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Rockwell FA-88 Spizaetus by bagera3005 Rockwell FA-88 Spizaetus by bagera3005
Joint Strike Fighter (JSF) is a development and acquisition program intended to replace a wide range of existing fighter, strike, and ground attack aircraft for the United States, the United Kingdom, Canada, Australia, The Netherlands and their allies. After a competition between the Boeing X-32 and the Lockheed Martin X-35, a final design was chosen based on the X-35. This is the F-35 Lightning II, which will replace various tactical aircraft, including the US F-16, A-10, F/A-18, AV-8B and British Harrier GR7 & GR9s, and the Canadian CF-18. The projected average annual cost of this program is $12.5 billion with an estimated program life-cycle cost of $1.1 trillion.

Project formation

The JSF program was the result of the merger of the Common Affordable Lightweight Fighter (CALF) and Joint Advanced Strike Technology (JAST) projects.[2][3] The merged project continued under the JAST name until the engineering, manufacturing and development (EMD) phase, during which the project became the Joint Strike Fighter.[4]

The CALF was an ARPA program to develop a STOVL strike fighter (SSF) for the United States Marine Corps and replacement for the F-16 Fighting Falcon. The United States Air Force passed over the F-16 Agile Falcon in the late 1980s, essentially an enlarged F-16, and continued to mull other designs. In 1992 the Marine Corps and Air Force agreed to jointly develop the Common Affordable Lightweight Fighter, also known as Advanced Short Takeoff and Vertical Landing (ASTOVL), after Paul Bevilaqua persuaded[5] the Air Force that his team's concept[6] had potential as an F-22 complement, stripped of the lift system. Thus in a sense the F35B begat the F35A, not the other way around.

The Joint Advanced Strike Technology (JAST) program was created in 1993, implementing one of the recommendations of a United States Department of Defense (DoD) "Bottom-Up Review to include the United States Navy in the Common Strike Fighter program."[7] The review also led the Pentagon to continue the F-22 Raptor and F/A-18E/F Super Hornet programs, cancel the Multi-Role Fighter (MRF) and the A/F-X programs, and curtail F-16 and F/A-18C/D procurement. The JAST program office was established on 27 January 1994 to develop aircraft, weapons, and sensor technology with the aim of replacing several disparate US and UK aircraft with a single family of aircraft; the majority of those produced would replace F-16s. Merrill McPeak has complained that Les Aspin's decision to force all three services to use a single airframe greatly increased the costs and difficulty of the project.[8]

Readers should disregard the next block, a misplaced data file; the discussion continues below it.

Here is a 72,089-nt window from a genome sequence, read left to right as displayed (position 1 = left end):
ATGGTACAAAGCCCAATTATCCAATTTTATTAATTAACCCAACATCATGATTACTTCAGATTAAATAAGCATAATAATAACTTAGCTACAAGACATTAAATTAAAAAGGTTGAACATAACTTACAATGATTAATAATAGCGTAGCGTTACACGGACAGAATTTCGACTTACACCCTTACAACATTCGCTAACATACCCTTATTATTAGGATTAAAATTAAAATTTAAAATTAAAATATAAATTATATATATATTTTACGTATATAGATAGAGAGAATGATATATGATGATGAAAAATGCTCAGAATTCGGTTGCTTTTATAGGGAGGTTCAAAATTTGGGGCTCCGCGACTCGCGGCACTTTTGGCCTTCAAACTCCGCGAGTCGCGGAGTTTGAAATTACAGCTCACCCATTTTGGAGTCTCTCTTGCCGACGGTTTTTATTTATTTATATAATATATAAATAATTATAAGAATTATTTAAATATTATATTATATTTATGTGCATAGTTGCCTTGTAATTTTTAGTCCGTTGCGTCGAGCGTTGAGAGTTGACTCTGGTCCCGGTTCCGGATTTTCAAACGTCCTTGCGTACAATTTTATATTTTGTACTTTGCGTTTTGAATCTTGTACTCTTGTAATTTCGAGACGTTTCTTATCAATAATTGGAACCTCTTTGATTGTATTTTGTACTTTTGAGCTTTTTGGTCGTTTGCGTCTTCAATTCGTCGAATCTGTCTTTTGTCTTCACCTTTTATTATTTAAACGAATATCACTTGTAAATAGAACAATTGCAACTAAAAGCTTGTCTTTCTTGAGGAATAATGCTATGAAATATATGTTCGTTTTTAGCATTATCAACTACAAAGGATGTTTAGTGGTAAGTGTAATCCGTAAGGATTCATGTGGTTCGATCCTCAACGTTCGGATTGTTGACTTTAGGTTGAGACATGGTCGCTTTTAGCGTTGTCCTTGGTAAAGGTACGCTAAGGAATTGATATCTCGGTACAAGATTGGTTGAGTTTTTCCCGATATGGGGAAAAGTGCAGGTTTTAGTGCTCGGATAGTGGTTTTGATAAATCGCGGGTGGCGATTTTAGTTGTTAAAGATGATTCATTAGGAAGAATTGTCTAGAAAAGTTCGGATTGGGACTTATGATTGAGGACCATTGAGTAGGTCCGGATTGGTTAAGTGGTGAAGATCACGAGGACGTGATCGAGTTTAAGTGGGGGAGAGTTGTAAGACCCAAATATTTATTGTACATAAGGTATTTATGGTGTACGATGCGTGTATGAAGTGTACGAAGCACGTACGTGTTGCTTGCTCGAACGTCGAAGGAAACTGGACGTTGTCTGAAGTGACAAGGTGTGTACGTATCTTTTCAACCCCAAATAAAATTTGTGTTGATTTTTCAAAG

In November 1995, the United Kingdom signed a memorandum of understanding to become a formal partner, and agreed to pay $200 million, or 10% of the concept demonstration phase.[4]

In 1997, Canada's Department of National Defence signed on to the Concept Demonstration phase with an investment of US$10 million. This investment allowed Canada to participate in the extensive and rigorous competitive process where Boeing and Lockheed Martin developed and competed their prototype aircraft.
JSF competition

Two contracts to develop prototypes were awarded on November 16, 1996, one each to Lockheed Martin and Boeing. Each firm would produce two aircraft to demonstrate conventional takeoff and landing (CTOL), carrier takeoff and landing (CV version), and short takeoff and vertical landing (STOVL). McDonnell Douglas' bid was rejected in part due to the complexity of its design.[10] Lockheed Martin and Boeing were each given $750 million for the development of the concept demonstrators and definition of the Preferred Weapon System Concept (PWSC). The aim of this funding limit was to prevent one or both contractors bankrupting themselves in an effort to win such an important contract.[3]

Also in 1996, the UK Ministry of Defence launched the Future Carrier Borne Aircraft project. This program sought a replacement for the Sea Harrier (and later the Harrier GR7); the Joint Strike Fighter was selected in January 2001.

During concept definition, two Lockheed Martin airplanes were flight-tested: the X-35A (which was later converted into the X-35B), and the larger-winged X-35C.[11] Arguably the most persuasive demonstration of the X-35's capability was the final qualifying Joint Strike Fighter flight trials, in which the X-35B STOVL aircraft took off in less than 500 feet (150 m), went supersonic, and landed vertically — a feat that Boeing's entry was unable to achieve.[12]
Outcome

The contract for System Development and Demonstration (SDD) was awarded on 26 October 2001 to Lockheed Martin,[7] whose X-35 beat the Boeing X-32. One of the main reasons for this choice appears to have been the method of achieving STOVL flight, with the Department of Defense judging that the higher performance lift fan system was worth the extra risk. When near to the ground, the Boeing X-32 suffered from the problem of hot air from the exhaust circulating back to the main engine, which caused the thrust to weaken and the engine to overheat.[12]